Before you read this post, I can’t help but recommend the song 20 Something by SZA.
Now, I wish this was a mindset change I made completely out of sheer will power. In reality, this was a change I tried to make for a really long time but couldn’t quite achieve. It happened more as a breath of fresh air, when I realized that, one random day, making better choices in my life had gradually led me to this point of clarity.
I’m talking about the mental switch from #fomo to #jomo.
Fomo, or the “fear of missing out,” had always felt like the most poignant and unavoidable feeling throughout my college years. When I first heard the word fomo, I instantly thought it was the most relatable term I’d come across on the internet. I feared missing out on friendships, perfect grades, travel, parties, romantic relationships, job opportunities, and pretty much everything else. I always thought this was because of problems specific to me– that I was too poor, too cheap, too young, too anxious, too introverted, too busy, etc. But seeing and hearing the word fomo from so many different people, strangers and friends alike, I realized this is something we all deal with. It’s not exclusive to women, to poor people, to wealthy people, to 20-somethings, to anyone. It’s pretty universal, but our culture just happens to promote comparison seemingly more than ever.
Many of the podcast/Youtube personalities I follow have talked about this problem. Rachel Cruze, who authored an entire book about this called Love Your Life, Not Theirs, did a live podcast with The Minimalists about comparison. The Minimalists also speak often about the idea of jomo, or the “joy of missing out.” Of course this sounds absolutely lovely, but it needs to be said that as much as I wanted to feel jomo over fomo, I could never force this change to happen. It hurt to miss out as much as ever. Not as much in terms of missing out on things, since minimalism has greatly changed my mindset on that, but missing out on experiences. This felt like the greatest obstacle to achieving my perception of what happiness meant.
I have finally gotten to a point where the feeling of fomo is a rare, surprise occurrence that leaves my mind as quickly as it comes. I no longer dwell on it or make stupid financial or emotional decisions because of it. I believe this came from focusing on myself, being grateful, living in the moment, blah blah blah. But the major and notably practical illuminating factor in achieving jomo was, believe it or not…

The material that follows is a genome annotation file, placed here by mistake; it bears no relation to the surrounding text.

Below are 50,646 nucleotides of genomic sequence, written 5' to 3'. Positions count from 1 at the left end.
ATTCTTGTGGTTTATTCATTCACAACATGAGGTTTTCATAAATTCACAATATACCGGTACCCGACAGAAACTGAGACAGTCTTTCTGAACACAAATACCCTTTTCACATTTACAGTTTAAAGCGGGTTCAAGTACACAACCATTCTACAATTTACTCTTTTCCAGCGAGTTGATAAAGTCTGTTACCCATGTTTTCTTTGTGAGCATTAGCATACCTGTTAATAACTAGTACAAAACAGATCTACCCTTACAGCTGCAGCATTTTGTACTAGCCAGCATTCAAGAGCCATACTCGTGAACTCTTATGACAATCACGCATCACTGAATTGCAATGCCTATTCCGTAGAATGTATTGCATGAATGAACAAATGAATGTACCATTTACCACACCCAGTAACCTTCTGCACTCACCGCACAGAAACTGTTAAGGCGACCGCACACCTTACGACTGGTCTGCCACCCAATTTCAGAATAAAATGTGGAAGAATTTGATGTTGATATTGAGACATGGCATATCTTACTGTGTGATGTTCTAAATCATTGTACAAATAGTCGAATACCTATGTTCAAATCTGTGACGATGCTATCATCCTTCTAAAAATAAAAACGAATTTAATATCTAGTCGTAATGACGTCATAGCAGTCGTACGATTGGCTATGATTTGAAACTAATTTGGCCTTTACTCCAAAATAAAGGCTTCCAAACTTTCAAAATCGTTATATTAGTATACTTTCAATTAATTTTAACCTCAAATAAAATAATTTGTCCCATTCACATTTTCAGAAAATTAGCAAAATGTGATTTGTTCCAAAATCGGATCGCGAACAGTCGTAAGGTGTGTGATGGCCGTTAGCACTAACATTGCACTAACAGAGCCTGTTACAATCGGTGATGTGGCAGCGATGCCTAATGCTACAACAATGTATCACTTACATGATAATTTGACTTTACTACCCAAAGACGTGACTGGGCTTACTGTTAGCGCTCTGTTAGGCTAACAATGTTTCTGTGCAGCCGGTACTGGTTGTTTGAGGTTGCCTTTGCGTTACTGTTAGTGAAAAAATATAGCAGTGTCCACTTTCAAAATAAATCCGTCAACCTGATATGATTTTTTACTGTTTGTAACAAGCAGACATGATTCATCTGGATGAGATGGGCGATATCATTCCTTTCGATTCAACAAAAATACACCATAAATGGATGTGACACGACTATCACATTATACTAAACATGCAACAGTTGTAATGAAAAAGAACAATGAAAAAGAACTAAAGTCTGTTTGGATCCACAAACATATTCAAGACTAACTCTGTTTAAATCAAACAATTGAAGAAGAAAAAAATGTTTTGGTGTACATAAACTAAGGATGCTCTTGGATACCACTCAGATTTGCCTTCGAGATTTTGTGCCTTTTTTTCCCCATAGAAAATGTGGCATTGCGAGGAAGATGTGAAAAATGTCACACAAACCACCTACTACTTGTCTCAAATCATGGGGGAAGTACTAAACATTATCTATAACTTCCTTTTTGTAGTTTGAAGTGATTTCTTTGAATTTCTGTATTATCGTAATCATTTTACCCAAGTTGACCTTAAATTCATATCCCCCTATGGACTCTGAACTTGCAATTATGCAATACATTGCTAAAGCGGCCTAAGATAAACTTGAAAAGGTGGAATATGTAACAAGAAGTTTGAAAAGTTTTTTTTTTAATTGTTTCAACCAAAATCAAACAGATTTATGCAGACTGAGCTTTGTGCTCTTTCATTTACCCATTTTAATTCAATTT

… following a budget.
HA! I tricked you. This is actually a personal finance post!
But I really do mean it. When I miss out on experiences, it tends to be for monetary reasons. But I find that it doesn’t hurt when I say no, because I know it means getting out of debt and building wealth faster. It also doesn’t hurt when I say yes, because my budget has given me confidence in all my decisions.
It has also made me realize that people aren’t more wealthy than me, as I had always perceived them to be.
Sure, when I lived with my parents, they definitely didn’t have nearly as much money to contribute to me as my friend’s parents did. And I can’t ignore that many of my friend’s parents supported them for longer than my parents did (I paid for my own rent, tuition, groceries, etc. in college and, of course, took on my own debt).
But now that I and many of my peers are supporting ourselves with our first career jobs, I know that we’re in the same boat. Out of my friends salaries that I am aware of, most of us make around the same gross annual income.
This has made me realize that while it feels like my friends are more wealthy than me, because they have more/nicer things, live in more expensive areas, and spend more money on experiences, they aren’t actually appreciably better off than I am. They don’t have it any easier than I do, so I can step outside of my pity party for a moment and see that I’m choosing to live differently by attacking debt, saving, investing, and putting financial limitations on myself in order to do so. This is so empowering to me, because for so long it felt like I had no agency in missing out. But now I know that when I miss out, I do so by choice, and it actually makes me a happier, more joyful person.